The enterprise network 18 can be any business network, individual user network, or local computer system that maintains local email or other data for one or more users. In the system shown in FIG. 1, the enterprise network 18 can include an enterprise server 30 that may contain a user mailbox 33 accessible by a Personal Computer (PC) 34. In one example, the enterprise server 30 may be a Microsoft® Exchange® server and the PC 34 may access the mailbox 33 through a Microsoft® Outlook® software application. The mailbox 33 and enterprise server 30 may contain emails, contact lists, calendars, tasks, notes, files, or any other type of data or electronic document that may be accessed by mobile device 21 or personal computer 22. An enterprise client 32 operated in enterprise server 30 operates as a connector for communicating with management server 20.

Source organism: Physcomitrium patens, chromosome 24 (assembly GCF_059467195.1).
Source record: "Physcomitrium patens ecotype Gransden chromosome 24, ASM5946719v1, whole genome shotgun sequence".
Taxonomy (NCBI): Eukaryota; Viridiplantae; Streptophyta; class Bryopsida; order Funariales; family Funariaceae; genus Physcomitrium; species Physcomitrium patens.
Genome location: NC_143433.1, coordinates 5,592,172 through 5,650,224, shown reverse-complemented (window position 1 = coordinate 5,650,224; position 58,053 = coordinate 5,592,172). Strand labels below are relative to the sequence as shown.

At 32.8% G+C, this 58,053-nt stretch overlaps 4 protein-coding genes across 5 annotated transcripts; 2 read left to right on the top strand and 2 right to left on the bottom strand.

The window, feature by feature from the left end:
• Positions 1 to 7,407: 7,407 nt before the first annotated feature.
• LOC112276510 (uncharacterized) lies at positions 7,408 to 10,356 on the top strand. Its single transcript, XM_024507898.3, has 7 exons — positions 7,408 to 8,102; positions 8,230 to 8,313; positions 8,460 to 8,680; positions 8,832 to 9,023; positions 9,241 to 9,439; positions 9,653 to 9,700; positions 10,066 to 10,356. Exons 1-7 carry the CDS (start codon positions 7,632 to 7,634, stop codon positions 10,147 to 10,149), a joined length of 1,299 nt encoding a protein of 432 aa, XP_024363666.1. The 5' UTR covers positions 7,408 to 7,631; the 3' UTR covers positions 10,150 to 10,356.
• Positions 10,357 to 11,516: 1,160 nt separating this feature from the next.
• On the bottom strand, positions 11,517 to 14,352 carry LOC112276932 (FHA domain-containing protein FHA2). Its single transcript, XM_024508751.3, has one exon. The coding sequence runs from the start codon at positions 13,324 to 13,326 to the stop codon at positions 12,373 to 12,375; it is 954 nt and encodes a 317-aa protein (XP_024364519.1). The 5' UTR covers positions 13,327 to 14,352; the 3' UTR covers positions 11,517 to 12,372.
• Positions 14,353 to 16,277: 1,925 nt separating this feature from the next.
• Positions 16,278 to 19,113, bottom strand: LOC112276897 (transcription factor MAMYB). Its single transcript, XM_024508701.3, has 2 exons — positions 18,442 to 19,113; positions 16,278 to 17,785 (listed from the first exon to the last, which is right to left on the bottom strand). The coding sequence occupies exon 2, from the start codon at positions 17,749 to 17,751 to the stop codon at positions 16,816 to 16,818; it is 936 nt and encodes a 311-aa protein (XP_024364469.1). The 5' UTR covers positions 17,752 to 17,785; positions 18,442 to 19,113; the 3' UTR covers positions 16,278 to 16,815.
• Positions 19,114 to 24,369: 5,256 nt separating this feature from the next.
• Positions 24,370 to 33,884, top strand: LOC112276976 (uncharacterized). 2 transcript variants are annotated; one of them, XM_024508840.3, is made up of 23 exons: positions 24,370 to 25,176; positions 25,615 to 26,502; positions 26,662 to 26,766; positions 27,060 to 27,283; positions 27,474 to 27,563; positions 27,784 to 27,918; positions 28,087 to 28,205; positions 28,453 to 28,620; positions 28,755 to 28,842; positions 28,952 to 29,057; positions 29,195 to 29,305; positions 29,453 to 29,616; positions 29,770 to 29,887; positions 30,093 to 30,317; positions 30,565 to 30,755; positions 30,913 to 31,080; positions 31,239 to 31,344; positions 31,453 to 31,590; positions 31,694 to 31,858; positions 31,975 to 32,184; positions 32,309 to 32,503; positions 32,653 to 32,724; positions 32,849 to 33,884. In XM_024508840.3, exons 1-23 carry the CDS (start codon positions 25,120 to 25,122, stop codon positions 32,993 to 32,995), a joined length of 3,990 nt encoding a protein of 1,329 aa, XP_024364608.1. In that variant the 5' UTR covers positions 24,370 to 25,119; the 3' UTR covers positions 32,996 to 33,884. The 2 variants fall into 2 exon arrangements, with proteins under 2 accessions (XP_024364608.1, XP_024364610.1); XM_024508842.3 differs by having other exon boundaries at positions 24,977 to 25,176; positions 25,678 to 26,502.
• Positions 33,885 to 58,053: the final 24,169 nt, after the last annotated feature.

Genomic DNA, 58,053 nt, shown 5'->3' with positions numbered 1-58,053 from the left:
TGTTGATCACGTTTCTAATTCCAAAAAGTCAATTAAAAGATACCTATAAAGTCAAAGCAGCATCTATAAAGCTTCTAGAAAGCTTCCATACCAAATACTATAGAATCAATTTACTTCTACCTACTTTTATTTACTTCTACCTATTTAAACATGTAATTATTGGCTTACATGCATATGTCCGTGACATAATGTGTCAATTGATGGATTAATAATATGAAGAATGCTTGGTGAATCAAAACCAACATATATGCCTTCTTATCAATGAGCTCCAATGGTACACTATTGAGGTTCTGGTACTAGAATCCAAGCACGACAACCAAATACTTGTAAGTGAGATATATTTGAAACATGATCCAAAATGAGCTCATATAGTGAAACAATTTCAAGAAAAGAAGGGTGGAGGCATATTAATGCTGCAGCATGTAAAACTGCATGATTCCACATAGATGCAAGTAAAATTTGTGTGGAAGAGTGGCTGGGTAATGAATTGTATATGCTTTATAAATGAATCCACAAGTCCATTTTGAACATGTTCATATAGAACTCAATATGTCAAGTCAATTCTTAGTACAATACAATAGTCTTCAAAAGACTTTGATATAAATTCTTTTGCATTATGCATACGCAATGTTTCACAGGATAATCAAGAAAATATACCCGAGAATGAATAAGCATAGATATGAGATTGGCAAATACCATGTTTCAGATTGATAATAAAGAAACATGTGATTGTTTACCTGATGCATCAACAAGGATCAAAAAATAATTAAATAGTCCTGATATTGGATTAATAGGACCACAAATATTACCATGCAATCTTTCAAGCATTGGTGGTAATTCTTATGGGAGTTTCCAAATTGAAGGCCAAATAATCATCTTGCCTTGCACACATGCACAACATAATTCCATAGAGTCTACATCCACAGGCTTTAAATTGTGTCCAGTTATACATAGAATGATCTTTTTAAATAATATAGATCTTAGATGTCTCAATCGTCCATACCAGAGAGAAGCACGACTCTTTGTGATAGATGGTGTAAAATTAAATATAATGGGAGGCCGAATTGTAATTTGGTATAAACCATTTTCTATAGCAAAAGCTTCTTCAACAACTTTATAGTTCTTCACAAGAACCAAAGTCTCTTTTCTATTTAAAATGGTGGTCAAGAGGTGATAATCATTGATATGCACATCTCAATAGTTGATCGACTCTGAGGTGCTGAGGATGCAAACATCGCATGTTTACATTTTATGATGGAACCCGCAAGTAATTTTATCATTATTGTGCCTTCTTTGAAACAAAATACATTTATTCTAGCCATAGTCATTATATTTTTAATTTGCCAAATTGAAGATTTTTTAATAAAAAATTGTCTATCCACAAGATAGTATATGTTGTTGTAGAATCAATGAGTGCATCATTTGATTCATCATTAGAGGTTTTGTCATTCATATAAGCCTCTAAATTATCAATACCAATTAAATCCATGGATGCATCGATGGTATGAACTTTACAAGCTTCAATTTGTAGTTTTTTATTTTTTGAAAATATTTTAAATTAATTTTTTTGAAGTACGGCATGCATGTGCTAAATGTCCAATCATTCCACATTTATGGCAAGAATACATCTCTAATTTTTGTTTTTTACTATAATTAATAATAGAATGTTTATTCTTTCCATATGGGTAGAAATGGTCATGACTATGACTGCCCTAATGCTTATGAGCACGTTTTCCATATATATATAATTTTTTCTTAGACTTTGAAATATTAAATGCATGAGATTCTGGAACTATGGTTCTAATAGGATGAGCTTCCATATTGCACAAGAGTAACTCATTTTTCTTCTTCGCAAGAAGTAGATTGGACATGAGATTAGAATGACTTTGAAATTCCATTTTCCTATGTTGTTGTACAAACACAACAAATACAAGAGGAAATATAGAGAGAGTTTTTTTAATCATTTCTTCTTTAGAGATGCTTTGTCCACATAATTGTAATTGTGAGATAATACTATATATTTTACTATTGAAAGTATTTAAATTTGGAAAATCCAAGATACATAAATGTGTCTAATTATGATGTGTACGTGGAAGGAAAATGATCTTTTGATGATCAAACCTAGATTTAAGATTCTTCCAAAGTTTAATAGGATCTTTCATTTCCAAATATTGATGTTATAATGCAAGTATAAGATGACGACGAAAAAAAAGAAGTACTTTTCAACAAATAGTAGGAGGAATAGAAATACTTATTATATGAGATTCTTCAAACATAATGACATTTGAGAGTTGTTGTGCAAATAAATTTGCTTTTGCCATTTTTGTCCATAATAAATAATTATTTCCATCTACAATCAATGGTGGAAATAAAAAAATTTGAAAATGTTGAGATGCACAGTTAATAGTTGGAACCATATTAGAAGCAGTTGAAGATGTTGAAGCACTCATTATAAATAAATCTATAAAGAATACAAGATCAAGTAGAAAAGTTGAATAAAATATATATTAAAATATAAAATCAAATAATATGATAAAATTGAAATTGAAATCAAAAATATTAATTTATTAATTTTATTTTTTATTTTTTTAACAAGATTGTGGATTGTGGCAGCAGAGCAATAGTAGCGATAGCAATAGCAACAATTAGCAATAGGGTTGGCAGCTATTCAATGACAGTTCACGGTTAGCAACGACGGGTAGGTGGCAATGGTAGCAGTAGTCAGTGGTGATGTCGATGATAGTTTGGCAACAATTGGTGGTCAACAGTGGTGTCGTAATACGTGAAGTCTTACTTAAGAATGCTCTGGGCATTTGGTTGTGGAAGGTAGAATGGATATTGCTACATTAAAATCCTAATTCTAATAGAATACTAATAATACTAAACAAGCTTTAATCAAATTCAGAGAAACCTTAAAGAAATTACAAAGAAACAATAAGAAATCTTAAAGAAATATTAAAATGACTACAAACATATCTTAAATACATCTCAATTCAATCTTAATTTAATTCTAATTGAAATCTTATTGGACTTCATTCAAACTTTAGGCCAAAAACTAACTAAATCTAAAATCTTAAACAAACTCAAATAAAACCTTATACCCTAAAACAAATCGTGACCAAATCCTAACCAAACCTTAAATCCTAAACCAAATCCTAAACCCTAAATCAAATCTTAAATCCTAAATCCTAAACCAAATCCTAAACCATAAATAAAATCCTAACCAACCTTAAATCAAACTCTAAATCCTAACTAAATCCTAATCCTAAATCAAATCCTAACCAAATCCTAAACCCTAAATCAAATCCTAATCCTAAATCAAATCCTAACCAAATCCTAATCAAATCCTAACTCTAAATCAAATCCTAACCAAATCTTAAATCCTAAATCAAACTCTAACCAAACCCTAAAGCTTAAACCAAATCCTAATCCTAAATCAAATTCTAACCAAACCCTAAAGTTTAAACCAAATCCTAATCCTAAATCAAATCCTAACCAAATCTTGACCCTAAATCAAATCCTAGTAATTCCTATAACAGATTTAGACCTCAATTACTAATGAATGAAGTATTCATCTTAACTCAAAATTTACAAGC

• [0018]
    In another enterprise configuration, a personal computer 36 operates an email box 40 without use of an enterprise server. A personal client 38 on the PC 36 operates as a connector for communicating with devices in mobile network 14 via management server 20. Enterprise client software 32 in the enterprise server 30 or personal client software 38 in the PC 36 enable the mobile device 21 or PC 22 to access email, calendars, and contact information as well as local files in enterprise network 18 associated with PCs 34 and 36.
  • [0019]
    The communication management system 16 includes one or more management servers 20 that each include a processor 27. The processor 27 operates a transfer agent (not shown) that manages the transactions between the mobile device 21 and PC 22 and the enterprise network 18. A user database (not shown) includes configuration information for different users of the mobile communication service. For example, the user database may include login data for mobile device 21 or remote PC 22.